Insects and Plants during the Carboniferous

An American professor used to frequently ask his students, "If you were able to use H. G. Wells's time machine, which epoch would you like to visit?" Some said Carboniferous, others Triassic, and still others wanted Eocene. Many, without any hesitation, chose Cretaceous, the era which witnessed the fall of dinosaurs, the time of the ferocious Tyrannosaurus and the enormous flying reptiles Quet%altcoatlus, with wingspan reaching 15 meters. It was the time for the expansion of the flowering plants, of the ants, and of the chrysomelid beetles, after their timid start during the Jurassic.

It seems probable that flowering plants, the Angiospermae, were derived directly or indirectly from the Bennetitales, a kind of cycads, with complete bisexual flowers, living in the Jurassic and the Cretaceous. This view is at least a reasonable hypothesis. Does it mean that we have finally solved what Darwin used to name "the abominable mystery of the origin of the flowering plants"? It is too early to answer that. Pre-angiosperm fossils are very old and some are not cycadoid. However, it is not forbidden to think that in the forests of that time, the last Bennetitales had coexisted with the Phanerogamia. Let us recall a prairie in Southern New-Guinea, where Cycas prospers near palm trees, the Coniferae, and the flowering plants, and we can get a fair idea of the flora of that old time. Only the proportion of these plant groups might have been different.

However, another fascinating period must have been the Carboniferous, one of the last stages of the Palaeozoic. An enormous quantity of fossils is available in coal deposits of that time, and it has been possible to reconstitute the ecosystem of the forests of that period, with its swamps and its inhabitants. This age lasted 70 million years, 236 million years ago. We can speak already of a certain coevolution between plants and animals, and there were already cases of mimetism, but not yet of myrmecophily, as the ants did not exist then. Also carnivorous plants and the phanerogams had not appeared yet.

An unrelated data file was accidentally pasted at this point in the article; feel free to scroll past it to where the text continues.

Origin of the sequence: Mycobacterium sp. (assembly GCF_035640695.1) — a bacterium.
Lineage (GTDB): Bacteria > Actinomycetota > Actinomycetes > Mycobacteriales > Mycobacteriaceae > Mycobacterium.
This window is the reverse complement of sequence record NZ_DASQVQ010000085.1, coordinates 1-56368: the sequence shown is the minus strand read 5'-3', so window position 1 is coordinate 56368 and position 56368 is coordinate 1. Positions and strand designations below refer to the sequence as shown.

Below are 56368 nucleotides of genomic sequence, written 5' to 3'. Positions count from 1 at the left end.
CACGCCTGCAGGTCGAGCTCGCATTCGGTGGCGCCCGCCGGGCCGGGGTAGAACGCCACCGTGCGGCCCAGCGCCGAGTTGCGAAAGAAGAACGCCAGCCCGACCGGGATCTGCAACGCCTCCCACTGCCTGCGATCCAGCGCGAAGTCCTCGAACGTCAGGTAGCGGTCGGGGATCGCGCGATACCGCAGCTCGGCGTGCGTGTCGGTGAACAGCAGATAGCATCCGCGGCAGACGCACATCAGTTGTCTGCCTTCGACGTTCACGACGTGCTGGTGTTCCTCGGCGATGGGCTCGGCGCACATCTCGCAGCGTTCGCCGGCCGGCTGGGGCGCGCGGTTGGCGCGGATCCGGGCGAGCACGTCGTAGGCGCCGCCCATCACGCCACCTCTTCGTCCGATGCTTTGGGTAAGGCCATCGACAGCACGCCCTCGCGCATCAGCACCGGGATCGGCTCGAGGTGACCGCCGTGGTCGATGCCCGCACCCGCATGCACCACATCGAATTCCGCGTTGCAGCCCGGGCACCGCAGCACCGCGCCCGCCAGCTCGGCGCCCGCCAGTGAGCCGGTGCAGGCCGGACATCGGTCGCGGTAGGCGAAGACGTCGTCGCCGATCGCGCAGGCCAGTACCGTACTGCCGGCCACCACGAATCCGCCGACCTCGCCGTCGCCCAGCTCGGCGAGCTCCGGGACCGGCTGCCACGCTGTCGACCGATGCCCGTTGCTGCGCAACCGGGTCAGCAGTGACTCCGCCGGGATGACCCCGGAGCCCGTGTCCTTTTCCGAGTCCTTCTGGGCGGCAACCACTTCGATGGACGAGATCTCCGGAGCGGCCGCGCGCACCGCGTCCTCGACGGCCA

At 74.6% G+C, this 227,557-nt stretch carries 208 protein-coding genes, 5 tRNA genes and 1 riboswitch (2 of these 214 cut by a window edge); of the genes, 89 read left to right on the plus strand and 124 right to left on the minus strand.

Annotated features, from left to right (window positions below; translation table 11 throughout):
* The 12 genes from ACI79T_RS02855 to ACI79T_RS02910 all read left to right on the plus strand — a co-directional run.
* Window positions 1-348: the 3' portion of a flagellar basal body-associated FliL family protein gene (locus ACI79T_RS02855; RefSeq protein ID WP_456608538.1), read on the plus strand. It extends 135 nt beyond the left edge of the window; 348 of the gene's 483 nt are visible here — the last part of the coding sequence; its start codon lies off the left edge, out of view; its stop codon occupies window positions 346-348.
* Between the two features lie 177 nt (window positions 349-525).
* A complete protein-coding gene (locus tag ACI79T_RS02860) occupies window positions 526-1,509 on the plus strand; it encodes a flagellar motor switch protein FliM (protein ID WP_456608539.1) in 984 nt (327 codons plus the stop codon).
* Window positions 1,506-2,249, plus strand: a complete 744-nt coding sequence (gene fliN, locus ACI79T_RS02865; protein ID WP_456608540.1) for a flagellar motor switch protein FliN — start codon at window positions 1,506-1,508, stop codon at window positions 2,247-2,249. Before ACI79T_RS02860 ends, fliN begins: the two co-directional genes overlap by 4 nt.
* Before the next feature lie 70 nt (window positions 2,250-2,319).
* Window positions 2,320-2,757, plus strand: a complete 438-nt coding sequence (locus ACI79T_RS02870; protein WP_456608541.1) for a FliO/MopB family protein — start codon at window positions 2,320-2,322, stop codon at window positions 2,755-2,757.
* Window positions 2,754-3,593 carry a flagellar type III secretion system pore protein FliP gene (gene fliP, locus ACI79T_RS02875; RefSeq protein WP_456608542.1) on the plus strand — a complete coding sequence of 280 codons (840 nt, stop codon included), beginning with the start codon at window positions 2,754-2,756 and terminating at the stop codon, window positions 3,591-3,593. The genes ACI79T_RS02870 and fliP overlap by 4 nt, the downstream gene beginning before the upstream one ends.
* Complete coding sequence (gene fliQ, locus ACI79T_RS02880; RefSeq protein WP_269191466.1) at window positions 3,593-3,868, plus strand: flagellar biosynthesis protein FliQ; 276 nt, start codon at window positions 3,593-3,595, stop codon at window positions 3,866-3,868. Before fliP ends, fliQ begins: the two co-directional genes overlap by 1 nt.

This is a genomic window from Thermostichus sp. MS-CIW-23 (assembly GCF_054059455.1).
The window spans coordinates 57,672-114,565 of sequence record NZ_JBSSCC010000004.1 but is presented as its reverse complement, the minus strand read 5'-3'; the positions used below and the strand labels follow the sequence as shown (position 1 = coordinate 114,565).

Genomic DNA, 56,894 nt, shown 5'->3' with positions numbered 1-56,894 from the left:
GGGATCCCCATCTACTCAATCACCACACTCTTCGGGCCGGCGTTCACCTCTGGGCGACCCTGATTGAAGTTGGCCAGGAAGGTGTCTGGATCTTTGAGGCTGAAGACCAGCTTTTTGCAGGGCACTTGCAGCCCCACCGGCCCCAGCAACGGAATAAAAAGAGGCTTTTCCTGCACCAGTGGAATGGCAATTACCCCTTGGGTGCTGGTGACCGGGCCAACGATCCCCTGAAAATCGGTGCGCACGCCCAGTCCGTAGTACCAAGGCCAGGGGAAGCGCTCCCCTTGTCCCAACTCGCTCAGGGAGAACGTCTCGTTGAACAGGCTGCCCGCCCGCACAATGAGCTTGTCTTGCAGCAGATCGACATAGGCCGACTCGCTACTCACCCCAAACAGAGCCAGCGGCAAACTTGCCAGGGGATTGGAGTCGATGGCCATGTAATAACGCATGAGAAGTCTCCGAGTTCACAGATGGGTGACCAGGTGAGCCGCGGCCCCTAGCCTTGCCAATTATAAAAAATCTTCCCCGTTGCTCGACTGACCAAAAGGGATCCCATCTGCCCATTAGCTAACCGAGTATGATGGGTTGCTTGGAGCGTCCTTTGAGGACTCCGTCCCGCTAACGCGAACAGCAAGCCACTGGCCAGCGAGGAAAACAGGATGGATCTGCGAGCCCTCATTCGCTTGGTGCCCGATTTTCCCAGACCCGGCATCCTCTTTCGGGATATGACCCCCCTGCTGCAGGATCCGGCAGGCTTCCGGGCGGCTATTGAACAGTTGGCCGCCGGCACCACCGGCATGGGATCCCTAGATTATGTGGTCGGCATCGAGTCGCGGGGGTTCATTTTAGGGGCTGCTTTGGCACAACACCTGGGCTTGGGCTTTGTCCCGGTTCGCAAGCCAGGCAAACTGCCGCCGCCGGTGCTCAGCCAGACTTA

In the Carboniferous amphibians were carnivorous and insectivorous, and reptiles, first carnivorous, and some became herbivorous at the end of the period. Beetles appeared a bit later, during the Permian. However, insects were diverse, some of them giants, and adapted to all sorts of diets. Most of them, however, were herbivorous. The giant myriapod Arthropleura was trilobite-like, two metres long, and was mostly feeding on lycopods. Many insects had then long proboscis, and were sap suckers, as are our bugs. Certain species were phytophagous or saprophagous, as are the present cockroaches; they were numerous and were detritivorous or truly phytophagous. Grasshoppers then were evidently phytophagous, and scorpions, having left water, were eating what they could find in forest litter.

One can imagine that lycopods, horsetails and giant ferns, mixed with primitive conifers, were forming great humid forests. In swamps, giant dragonflies were breeding, with Ephemeroptera and Perlidae. Meganeura monyi was living then with its 75 cm wingspan (see the chapter on "Damselflies, experts in ballistics"). It was so strong that no spider could catch it with or without its web. Meganeura must have escaped any predator in air.

It has also been discovered that among insects and plants of the Carboniferous there were strange cases of palaeomimetism, e.g. pinnules of ferns Neuroperis and Odontopteris closely resembled to the wing innervation of certain coackroaches, like Phylomylacris. That could explain why in the literature there was sometimes confusion between leaves and insects. Jeannel, in his time, reproached Nicolas Theobald (1937) for some confusion in his book on Oligocene terrains in France.